Otto Herbert Hajek was born in 1927 in Kaltenbach in today's Czech Republic. He studied sculpture at the State Academy of Fine Arts in Stuttgart (1947-1954) and was professor of sculpture in Karlsruhe from 1980 to 1992. As chairman of the German Artists' Association in the 1970s, he was particularly committed to promoting artists. He received numerous awards and honors, including the Federal Cross of Merit in 1982.
He became internationally known through his exhibitions at the documenta in Kassel (1959 and 1964) and, among others, at the Castel Sant'Angelo in Rome with 350 sculptures, paintings and 'city iconographies' (1981). His sculptures - early abstract objects in bronze, then later mainly colored, geometric sculptures in steel and concrete, his sculptural placemaking in public spaces and his interior and facade designs on buildings can be found in Berlin, Moscow, Adelaide and the Vatican museums, among others.
Hajek's design of the Mensa at Saarland University (1966-1970) was the breakthrough for his architecture-related art work in public space. His related estate and photo archive are located in the Southwest German Archive for Architecture and Civil Engineering.
Hajek's drawings used in this web app are depicted courtesy of SAAI.
About the prehistory of the Mensa
Otto Herbert Hajek's walk-in sculpture 'Frankfurter Frühling' at documenta III in Kassel in 1964 was the catalyst for his commission to design the Mensa. Architect Walter Schrempf, who had won the competition for the mensa a year earlier, liked Hajek's grand spatial ideas. So after the documenta, he went to Hajek's studio in Stuttgart with a roll of large blueprints for the mensa under his arm. The architect asked the artist to come up with a design for the spatial layout of the dining hall and the sun shades on the facade of the Mensa.
... there was no guideline. I had to study the plans ...
for the task in Saarbrücken I had to include the function and learn to express myself in a different language, that of the interior designer, architectural designer ...
Quote Hajek as interior designer
Half a year later, Hajek came to Saarbrücken with the finished model of the Mensa. Made of wood and painted white, measuring 1.20 m x 1.20 m exactly on a scale of 1:50, the model had a removable roof including the two light shafts at the top and the coffered ceiling inside the dining hall, which served the artist as a basic orientation for the arrangement of his room sculptures. The main beams for the large room sculptures in the dining hall were also already laid out in the model including the finished façade.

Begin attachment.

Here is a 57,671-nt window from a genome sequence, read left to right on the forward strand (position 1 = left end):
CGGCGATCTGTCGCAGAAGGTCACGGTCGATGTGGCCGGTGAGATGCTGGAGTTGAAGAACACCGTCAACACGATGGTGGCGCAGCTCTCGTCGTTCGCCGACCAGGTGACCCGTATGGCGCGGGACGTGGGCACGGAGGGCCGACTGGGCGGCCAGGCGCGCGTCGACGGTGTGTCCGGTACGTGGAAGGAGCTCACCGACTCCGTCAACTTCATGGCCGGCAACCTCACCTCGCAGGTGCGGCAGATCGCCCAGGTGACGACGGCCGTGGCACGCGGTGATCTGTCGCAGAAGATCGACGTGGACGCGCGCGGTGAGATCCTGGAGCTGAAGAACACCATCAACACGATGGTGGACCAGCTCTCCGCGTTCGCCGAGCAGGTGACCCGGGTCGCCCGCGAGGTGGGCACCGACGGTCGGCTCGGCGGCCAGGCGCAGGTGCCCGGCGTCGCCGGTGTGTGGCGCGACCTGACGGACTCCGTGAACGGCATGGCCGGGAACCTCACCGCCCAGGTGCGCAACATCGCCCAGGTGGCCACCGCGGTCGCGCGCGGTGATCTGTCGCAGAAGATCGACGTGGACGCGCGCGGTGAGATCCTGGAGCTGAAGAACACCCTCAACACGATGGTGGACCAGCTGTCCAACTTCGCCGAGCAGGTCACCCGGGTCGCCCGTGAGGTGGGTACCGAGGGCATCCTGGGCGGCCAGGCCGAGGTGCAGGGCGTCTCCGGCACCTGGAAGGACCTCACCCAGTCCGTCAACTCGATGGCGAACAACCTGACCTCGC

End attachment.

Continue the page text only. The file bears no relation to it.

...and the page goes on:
The model was presented to the Building Commission and the Building Department of the Ministry of Construction on December 16, 1965, and was unanimously approved on February 17, 1966.
Spatial sculptures and reliefs
Hajek came to Saarbrücken several times a year from 1966 to the construction site and stayed with the Schrempf family, where he repeatedly consulted with the architect. Although he had sketched everything out and arranged it in the model, over a period of four years he had to be on site again and again in person with the then site manager Wolfgang Ernst, who was responsible for implementing Hajek's work in the dining hall, in order to realize his designs together with the craftsmen.
It was a celebration every time Hajek came to the construction site!
Employees of the architectural office.
That's how former employees of the architecture firm remember it. The challenges were numerous:
The supporting structure had to be made of lightweight concrete suspended from the coffered ceiling, which the structural engineer always had to check. The large geometric room sculptures made of wood were then attached to it, which were made by a carpenter according to Hajek's exact plans, painted and then fitted on site. The two permanently installed, colorless, vertical concrete steles had to be wood-shuttered by hand, and the built-in band of wall relief running horizontally above and along the food counter for a distance of almost 60 meters:
A play of raised and recessed geometric shapes in succession, a series of reliefs, some squarely framed and outlined by the wall surrounding them, with freewheeling, frieze-like and tense arrow elements, as well as partial elements punched out and mirrored as a 'negative' next to them.
In order to divide the space horizontally as well, Hajek installed three partition wall reliefs as room dividers that extend through the windows to the outside. They thus connect the inside with the outside and help shape the facade.
Color paths quote Hajek
- Color paths go over cities and make people aware of the city as an artificial entity.
- Color paths confront people with their environment.
- Color paths bring the absent to presence.
- Color paths brings art to the paths.
- Color paths are nuclear forms.
- Color paths are an urbanistic idea.
- Color paths are a spatial discipline.
- Color paths explain distances, are memory measures and spatial orientation.
- Color paths create a horizon in which an encounter with objects becomes possible.
- Color paths explain zones of different significance.
- Color paths are sturgeon and dropout paths.
- Color paths also go over existing things.
- Color paths are walkable sculpture.
- Color ways aim at the human being entirely.
- Color ways give a political consciousness.
- Color paths poses the question of consciousness.
- Color paths declare the military airspace an art space.
- Color paths are also the contrails that capture the suns.
- Color paths explain the moon.
- Color paths are urban art.
O. H. Hajek
Hajek let his 'color paths' run over the coffered ceiling in the dining hall and over the sun visors and crenellated projections of the facade, which are also visible from the inside, and brought them to bloom in his concrete sculpture of the 'Rose Garden' on the forecourt of the Mensa.